The results of the Feather Map of Australia Project have overwhelmingly shown that the importance of the Murray Darling Basin to Australia’s water birds.  The study has revealed the high percentage of water birds that use this basin.

The reliance of Australia’s water birds upon the Murray Darling Basin wetlands reinforced the importance of properly managing this water resource into the future. 

The Murray Darling Basin received the largest number of feather samples from our citizen scientists, with 409 feather samples received, from 26 different species.

Across Australia, birds were found to travel long distances across the country and many species are very mobile moving between basins, most likely in search of good habitat because of its variability over time and across the landscape.

While the Murray Darling Basin was found to be an important area from which birds disperse, it is critical to ensure that the rest of Australia’s wetlands are protected as it is these wetlands that the water birds go to when they leave the Murray Darling Basin.

Although gaining an understanding of individual wetlands was not ultimately possible, we have been able to gain an understanding of the movement of birds between all of Australia’s major water basins.

 

Benefits of the project going forward
The Feather Map of Australia has resulted in the largest loose feather collection in Australia including samples from more than 50 species of birds.

These feathers are a unique resource for researchers and research organisations across Australia and even internationally.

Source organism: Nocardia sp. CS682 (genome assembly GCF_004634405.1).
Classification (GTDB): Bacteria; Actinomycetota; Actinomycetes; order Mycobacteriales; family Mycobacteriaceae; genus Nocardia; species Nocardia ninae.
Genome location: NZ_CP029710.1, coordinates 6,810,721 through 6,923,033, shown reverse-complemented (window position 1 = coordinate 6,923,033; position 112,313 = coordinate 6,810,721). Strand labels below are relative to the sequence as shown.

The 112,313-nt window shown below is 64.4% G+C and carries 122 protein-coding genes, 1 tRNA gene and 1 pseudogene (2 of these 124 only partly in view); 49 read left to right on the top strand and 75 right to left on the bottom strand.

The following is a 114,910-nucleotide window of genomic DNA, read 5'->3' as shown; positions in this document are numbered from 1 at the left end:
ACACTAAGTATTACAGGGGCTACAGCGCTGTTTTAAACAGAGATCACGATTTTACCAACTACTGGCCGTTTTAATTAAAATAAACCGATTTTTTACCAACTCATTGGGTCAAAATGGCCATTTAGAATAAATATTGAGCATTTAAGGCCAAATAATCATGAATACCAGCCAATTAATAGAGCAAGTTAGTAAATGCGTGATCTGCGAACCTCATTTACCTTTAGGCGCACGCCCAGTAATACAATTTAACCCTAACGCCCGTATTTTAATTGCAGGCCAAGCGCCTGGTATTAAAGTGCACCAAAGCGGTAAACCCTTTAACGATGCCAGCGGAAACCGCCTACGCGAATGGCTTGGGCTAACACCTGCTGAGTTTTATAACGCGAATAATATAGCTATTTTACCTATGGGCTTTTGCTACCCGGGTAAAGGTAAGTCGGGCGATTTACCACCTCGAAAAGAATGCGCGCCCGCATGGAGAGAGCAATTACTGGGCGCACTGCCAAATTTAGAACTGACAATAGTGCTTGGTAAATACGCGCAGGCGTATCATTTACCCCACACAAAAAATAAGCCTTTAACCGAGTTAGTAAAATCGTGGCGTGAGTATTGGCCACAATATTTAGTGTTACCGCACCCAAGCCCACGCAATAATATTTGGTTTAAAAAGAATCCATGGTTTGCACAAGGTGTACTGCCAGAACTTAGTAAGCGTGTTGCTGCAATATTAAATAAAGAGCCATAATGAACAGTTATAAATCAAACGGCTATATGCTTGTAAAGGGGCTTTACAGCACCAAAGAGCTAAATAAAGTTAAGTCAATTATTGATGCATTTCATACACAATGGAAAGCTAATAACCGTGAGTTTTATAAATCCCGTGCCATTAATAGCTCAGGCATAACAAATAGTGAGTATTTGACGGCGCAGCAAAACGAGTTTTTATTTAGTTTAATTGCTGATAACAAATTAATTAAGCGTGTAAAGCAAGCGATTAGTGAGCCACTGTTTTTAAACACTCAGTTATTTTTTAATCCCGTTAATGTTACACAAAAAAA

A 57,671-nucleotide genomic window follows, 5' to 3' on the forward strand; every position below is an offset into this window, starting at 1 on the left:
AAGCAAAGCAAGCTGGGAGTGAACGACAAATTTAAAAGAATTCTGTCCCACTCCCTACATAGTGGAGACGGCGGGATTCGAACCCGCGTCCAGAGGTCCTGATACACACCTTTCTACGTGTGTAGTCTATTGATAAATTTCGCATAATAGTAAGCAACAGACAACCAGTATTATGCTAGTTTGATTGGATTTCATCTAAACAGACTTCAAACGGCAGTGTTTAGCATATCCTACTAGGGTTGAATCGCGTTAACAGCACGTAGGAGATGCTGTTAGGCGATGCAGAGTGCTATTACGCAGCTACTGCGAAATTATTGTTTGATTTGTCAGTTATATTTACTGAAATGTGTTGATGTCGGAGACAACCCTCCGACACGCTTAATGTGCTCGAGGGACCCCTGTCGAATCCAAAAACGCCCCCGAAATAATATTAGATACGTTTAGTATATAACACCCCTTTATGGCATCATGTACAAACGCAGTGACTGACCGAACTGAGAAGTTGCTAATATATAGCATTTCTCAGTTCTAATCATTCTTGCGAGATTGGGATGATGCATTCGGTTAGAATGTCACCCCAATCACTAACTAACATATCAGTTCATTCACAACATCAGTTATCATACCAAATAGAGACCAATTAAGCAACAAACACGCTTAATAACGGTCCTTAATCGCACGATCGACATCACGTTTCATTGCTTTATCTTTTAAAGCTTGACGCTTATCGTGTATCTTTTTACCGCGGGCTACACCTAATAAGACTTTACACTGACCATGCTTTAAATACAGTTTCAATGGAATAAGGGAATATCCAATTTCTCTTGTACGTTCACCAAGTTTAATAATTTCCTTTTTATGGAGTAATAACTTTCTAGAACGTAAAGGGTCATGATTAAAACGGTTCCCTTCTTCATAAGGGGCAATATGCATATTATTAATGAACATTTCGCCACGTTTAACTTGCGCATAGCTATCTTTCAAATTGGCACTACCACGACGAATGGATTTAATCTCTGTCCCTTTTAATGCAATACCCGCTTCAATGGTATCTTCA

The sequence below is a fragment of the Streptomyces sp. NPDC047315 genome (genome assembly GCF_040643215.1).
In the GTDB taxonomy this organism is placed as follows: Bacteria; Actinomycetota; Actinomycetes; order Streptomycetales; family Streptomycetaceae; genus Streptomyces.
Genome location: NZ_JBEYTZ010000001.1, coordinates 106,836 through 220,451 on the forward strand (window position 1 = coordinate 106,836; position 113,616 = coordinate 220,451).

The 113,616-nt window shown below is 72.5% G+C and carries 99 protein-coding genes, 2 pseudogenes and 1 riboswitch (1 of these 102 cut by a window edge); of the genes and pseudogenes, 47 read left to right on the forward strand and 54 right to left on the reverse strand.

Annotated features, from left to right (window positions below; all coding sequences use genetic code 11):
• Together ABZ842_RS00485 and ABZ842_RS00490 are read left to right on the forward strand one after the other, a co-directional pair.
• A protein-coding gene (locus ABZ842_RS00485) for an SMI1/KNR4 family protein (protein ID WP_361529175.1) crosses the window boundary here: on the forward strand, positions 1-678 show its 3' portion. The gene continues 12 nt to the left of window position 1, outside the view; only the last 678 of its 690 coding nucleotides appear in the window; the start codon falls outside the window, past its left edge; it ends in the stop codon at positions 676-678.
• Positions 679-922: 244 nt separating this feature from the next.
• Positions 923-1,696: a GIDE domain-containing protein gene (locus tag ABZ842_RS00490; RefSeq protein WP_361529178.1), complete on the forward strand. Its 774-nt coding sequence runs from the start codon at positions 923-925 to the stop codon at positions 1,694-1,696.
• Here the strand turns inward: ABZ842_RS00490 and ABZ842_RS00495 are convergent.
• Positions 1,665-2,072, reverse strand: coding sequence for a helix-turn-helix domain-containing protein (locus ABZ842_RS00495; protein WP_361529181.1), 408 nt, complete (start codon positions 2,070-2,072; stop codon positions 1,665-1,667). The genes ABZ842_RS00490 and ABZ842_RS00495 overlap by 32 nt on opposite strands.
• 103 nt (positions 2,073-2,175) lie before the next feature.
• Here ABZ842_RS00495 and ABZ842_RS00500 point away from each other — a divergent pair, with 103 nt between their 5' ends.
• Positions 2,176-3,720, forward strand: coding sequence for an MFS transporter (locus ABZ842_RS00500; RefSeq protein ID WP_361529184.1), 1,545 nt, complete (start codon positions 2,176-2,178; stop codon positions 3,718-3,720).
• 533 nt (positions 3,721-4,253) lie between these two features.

Already the feathers and related research techniques have been used for the following studies:

  • International Glossy Ibis Genetics Project - Glossy Ibis (Plegadis falcinellus) are a cosmopolitan species, with populations in Europe, America, South America, Africa and Australia. This research aims to investigate how related all these populations are. The Glossy Ibis feathers submitted as part the Feather Map have been sent to Spain to be included in this world-wide study.
  • Australian White Ibis Genetics study - Kaytlyn Davis, a Masters student at Macquarie University, has used feathers from Australian white ibis (Threskiornis molucca) looking at the relatedness of inland populations with urban, coastal populations. 
  • Connectedness between waterbirds and hydrology- Jiangou Li, a PhD student at the University of Technology, will be undertaking further analysis the Feather Map feathers to Study heavy metals and other potential toxins. 
  • Analytical methods developed as part of the Feather Map of Australia Project are now also being used more widely and applied to other conservation problems such as the illegal wildlife trade.
     

We thank all of the citizen scientists from across the country who collected and sent in feathers in order for this invaluable research resource to be created.